Thanks for the advice. Just got my 2008 Concours, used from a dealer. Since she's been here, she's been in the garage. I plan on doing a good inspection followed by oil and filter change, air filter change, and change the final drive lube. I plan on taking care of this bike. I have a little experience, this is my third bike. I'll keep you posted. Thanks again.

Offline SteveJ.

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Re: Maintenance and the new owner
« Reply #91 on: March 12, 2016, 12:36:59 am »
Thanks for the advice. Just got my 2008 Concours, used from a dealer. Since she's been here, she's been in the garage. I plan on doing a good inspection followed by oil and filter change, air filter change, and change the final drive lube. I plan on taking care of this bike. I have a little experience, this is my third bike. I'll keep you posted. Thanks again.
Don't forget the hydraulic fluids
Yeah, if you want true ram air tuning, you better be willing to ram some air! (SiSF)
Tick Tock, baby (Ironbuttal)
Steve J  Tavares, FL, one of the Floriduh Steves
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Offline ajsfirehawk

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Re: Maintenance and the new owner
« Reply #92 on: March 29, 2016, 02:49:15 am »
Is a Murph's manual petcock conversion protection against hydro-lock?  I just bought my 06 C-10 with 25K miles from RobC a COG advocate.  He has done most of the items recommended here, but he didn't add overflow tubes.  Seems to me a manual petcock (and proper usage of it) eliminates the hydrolock concern, but please tell me what I'm missing if I'm wrong.
PS - love the post
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Offline mattchewn

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Re: Maintenance and the new owner
« Reply #93 on: March 29, 2016, 08:56:58 am »
aj,
The ONLY thing that eliminates a hydrolock situation is OVERFLOW TUBES. A hydrolock can occur if the bike doesn't start right away after you turn on the petcock.  A vacuum petcock is actually a better preventer since it doesn't, (normally), allow any fuel until a vacuum signal is present which means the bike is turning over before fuel is allowed to flow.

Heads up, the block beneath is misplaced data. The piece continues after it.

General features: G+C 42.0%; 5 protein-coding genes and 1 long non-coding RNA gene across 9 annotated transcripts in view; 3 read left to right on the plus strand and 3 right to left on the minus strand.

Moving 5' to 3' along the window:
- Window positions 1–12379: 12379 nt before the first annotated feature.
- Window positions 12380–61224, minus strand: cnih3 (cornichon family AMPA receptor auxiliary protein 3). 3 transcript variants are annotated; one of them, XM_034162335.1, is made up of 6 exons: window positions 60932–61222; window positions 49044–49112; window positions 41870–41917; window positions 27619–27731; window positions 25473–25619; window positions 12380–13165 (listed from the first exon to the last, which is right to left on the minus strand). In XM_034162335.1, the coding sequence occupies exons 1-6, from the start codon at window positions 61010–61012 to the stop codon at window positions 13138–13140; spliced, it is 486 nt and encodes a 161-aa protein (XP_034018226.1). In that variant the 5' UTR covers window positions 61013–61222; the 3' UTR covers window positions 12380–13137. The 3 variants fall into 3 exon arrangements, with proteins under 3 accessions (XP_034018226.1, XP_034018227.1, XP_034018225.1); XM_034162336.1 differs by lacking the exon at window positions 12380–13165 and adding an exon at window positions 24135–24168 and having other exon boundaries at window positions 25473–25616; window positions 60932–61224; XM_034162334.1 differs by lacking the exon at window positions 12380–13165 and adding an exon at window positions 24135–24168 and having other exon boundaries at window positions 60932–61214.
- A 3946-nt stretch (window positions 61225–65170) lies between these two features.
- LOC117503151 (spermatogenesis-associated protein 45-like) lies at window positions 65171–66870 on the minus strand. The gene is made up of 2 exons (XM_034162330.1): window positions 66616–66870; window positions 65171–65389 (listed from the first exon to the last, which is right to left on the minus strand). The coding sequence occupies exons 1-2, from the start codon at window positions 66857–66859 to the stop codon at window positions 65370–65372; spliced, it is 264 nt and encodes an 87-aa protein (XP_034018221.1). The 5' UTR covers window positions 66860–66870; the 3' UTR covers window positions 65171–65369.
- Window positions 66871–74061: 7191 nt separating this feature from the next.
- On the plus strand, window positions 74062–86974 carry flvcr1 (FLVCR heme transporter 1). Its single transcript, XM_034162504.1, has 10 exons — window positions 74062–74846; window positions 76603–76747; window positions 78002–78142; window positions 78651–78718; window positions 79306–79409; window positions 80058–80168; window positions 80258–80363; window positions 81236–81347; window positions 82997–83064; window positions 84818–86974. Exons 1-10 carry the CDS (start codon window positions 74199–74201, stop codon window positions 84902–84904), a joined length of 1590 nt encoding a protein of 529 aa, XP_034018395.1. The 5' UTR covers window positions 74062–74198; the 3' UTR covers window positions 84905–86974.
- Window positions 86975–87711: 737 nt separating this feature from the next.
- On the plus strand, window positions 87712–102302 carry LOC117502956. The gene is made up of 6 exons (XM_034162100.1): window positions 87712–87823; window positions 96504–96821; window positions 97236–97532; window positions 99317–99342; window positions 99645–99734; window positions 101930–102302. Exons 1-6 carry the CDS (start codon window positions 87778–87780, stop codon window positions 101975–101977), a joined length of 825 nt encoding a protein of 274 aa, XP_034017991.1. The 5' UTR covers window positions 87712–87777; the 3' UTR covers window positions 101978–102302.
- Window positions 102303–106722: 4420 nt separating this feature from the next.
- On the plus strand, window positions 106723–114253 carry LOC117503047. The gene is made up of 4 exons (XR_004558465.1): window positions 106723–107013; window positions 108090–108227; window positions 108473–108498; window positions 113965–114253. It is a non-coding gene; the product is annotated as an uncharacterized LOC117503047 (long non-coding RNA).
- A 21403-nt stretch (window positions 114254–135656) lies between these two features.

Short answer; GET THE TUBES!

Matt

Or you could just get a C14 and have fuel injection without those pesky petcocks and carbs!
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Offline Mcfly

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Re: Maintenance and the new owner
« Reply #94 on: March 29, 2016, 11:41:18 pm »
Is a Murph's manual petcock conversion protection against hydro-lock?  I just bought my 06 C-10 with 25K miles from RobC a COG advocate.  He has done most of the items recommended here, but he didn't add overflow tubes.  Seems to me a manual petcock (and proper usage of it) eliminates the hydrolock concern, but please tell me what I'm missing if I'm wrong.
PS - love the post

The petcock is not the reason for a hydrolock.  a needle valve staying open in a carb is what allows fuel to
enter the cylinder.  If the needle valve is stuck open when you turn your manual petcock ON, the fuel will still
flow into the cylinder...  The needle valves can get stuck open while the petcock is off (DAMHIK).

Overflow tubes divert the fuel in the carb bowl, after your manual petcock let the gas in...   ;)
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Offline ajsfirehawk

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Re: Maintenance and the new owner
« Reply #95 on: March 30, 2016, 12:25:23 am »
Thanks, I get it.  I accept how things work in the real world, not in a lab or in theory.  I'll put overflow tubes on my To Do list. The theory still interests me and I sense a gap.  Seems like the risk would be almost nonexistent  if one is actively managing the petcock you shut it off if you aren't cranking the engine.  Meaning The engine shouldn't crank long if it is in tune properly and with it spinning the carbs will be atomizing fuel because the vacuum is present.  The needle valve is suppose to shut off when the float comes up, but if it is binding or there is debris in the seat, it won't.  Got that.  But unless I let the bike sit, the gas flow while it isn't cranking, hard for me to imagine there would be such a volume of flow I'd be dumping raw fuel into the cylinders in a volume to cause hydro lock.